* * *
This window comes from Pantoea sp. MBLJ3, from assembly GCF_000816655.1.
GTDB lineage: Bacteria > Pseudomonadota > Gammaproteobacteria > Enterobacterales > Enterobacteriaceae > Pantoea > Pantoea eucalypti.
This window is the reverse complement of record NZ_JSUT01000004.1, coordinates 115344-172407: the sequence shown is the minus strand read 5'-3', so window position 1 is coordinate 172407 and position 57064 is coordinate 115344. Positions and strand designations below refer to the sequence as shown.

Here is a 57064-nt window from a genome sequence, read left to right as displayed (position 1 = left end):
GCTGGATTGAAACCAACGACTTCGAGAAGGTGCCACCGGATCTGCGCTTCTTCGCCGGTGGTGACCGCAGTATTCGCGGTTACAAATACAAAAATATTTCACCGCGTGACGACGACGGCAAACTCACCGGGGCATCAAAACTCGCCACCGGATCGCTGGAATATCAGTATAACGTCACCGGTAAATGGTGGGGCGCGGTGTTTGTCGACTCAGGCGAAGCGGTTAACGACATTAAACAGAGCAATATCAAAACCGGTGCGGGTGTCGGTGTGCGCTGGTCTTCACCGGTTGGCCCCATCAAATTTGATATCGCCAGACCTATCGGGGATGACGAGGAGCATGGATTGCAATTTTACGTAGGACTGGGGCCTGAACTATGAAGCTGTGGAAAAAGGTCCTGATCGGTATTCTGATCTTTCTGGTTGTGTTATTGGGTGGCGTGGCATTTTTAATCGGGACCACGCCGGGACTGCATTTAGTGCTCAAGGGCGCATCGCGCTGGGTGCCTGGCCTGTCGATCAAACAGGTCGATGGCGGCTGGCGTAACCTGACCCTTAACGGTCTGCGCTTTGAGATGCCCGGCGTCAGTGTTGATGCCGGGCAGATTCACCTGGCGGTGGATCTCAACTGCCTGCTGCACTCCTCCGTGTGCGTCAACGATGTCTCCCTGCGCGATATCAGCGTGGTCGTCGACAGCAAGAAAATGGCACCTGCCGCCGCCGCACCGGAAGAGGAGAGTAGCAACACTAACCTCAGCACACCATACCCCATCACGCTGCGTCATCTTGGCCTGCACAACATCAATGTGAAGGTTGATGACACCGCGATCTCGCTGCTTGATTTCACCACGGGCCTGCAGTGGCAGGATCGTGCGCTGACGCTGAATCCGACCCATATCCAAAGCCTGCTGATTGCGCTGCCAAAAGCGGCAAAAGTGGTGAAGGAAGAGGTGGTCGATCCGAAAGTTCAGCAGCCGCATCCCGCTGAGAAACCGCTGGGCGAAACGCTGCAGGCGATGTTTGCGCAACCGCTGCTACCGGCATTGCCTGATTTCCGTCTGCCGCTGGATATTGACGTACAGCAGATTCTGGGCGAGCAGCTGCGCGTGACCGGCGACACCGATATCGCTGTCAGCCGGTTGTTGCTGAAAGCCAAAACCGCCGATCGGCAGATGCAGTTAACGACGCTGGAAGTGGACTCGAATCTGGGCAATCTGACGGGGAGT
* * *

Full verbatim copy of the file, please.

This window comes from Pantoea sp. MBLJ3, from assembly GCF_000816655.1.
GTDB lineage: Bacteria > Pseudomonadota > Gammaproteobacteria > Enterobacterales > Enterobacteriaceae > Pantoea > Pantoea eucalypti.
This window is the reverse complement of record NZ_JSUT01000004.1, coordinates 115344-172407: the sequence shown is the minus strand read 5'-3', so window position 1 is coordinate 172407 and position 57064 is coordinate 115344. Positions and strand designations below refer to the sequence as shown.

Here is a 57064-nt window from a genome sequence, read left to right as displayed (position 1 = left end):
GCTGGATTGAAACCAACGACTTCGAGAAGGTGCCACCGGATCTGCGCTTCTTCGCCGGTGGTGACCGCAGTATTCGCGGTTACAAATACAAAAATATTTCACCGCGTGACGACGACGGCAAACTCACCGGGGCATCAAAACTCGCCACCGGATCGCTGGAATATCAGTATAACGTCACCGGTAAATGGTGGGGCGCGGTGTTTGTCGACTCAGGCGAAGCGGTTAACGACATTAAACAGAGCAATATCAAAACCGGTGCGGGTGTCGGTGTGCGCTGGTCTTCACCGGTTGGCCCCATCAAATTTGATATCGCCAGACCTATCGGGGATGACGAGGAGCATGGATTGCAATTTTACGTAGGACTGGGGCCTGAACTATGAAGCTGTGGAAAAAGGTCCTGATCGGTATTCTGATCTTTCTGGTTGTGTTATTGGGTGGCGTGGCATTTTTAATCGGGACCACGCCGGGACTGCATTTAGTGCTCAAGGGCGCATCGCGCTGGGTGCCTGGCCTGTCGATCAAACAGGTCGATGGCGGCTGGCGTAACCTGACCCTTAACGGTCTGCGCTTTGAGATGCCCGGCGTCAGTGTTGATGCCGGGCAGATTCACCTGGCGGTGGATCTCAACTGCCTGCTGCACTCCTCCGTGTGCGTCAACGATGTCTCCCTGCGCGATATCAGCGTGGTCGTCGACAGCAAGAAAATGGCACCTGCCGCCGCCGCACCGGAAGAGGAGAGTAGCAACACTAACCTCAGCACACCATACCCCATCACGCTGCGTCATCTTGGCCTGCACAACATCAATGTGAAGGTTGATGACACCGCGATCTCGCTGCTTGATTTCACCACGGGCCTGCAGTGGCAGGATCGTGCGCTGACGCTGAATCCGACCCATATCCAAAGCCTGCTGATTGCGCTGCCAAAAGCGGCAAAAGTGGTGAAGGAAGAGGTGGTCGATCCGAAAGTTCAGCAGCCGCATCCCGCTGAGAAACCGCTGGGCGAAACGCTGCAGGCGATGTTTGCGCAACCGCTGCTACCGGCATTGCCTGATTTCCGTCTGCCGCTGGATATTGACGTACAGCAGATTCTGGGCGAGCAGCTGCGCGTGACCGGCGACACCGATATCGCTGTCAGCCGGTTGTTGCTGAAAGCCAAAACCGCCGATCGGCAGATGCAGTTAACGACGCTGGAAGTGGACTCGAATCTGGGCAATCTGACGGGGAGT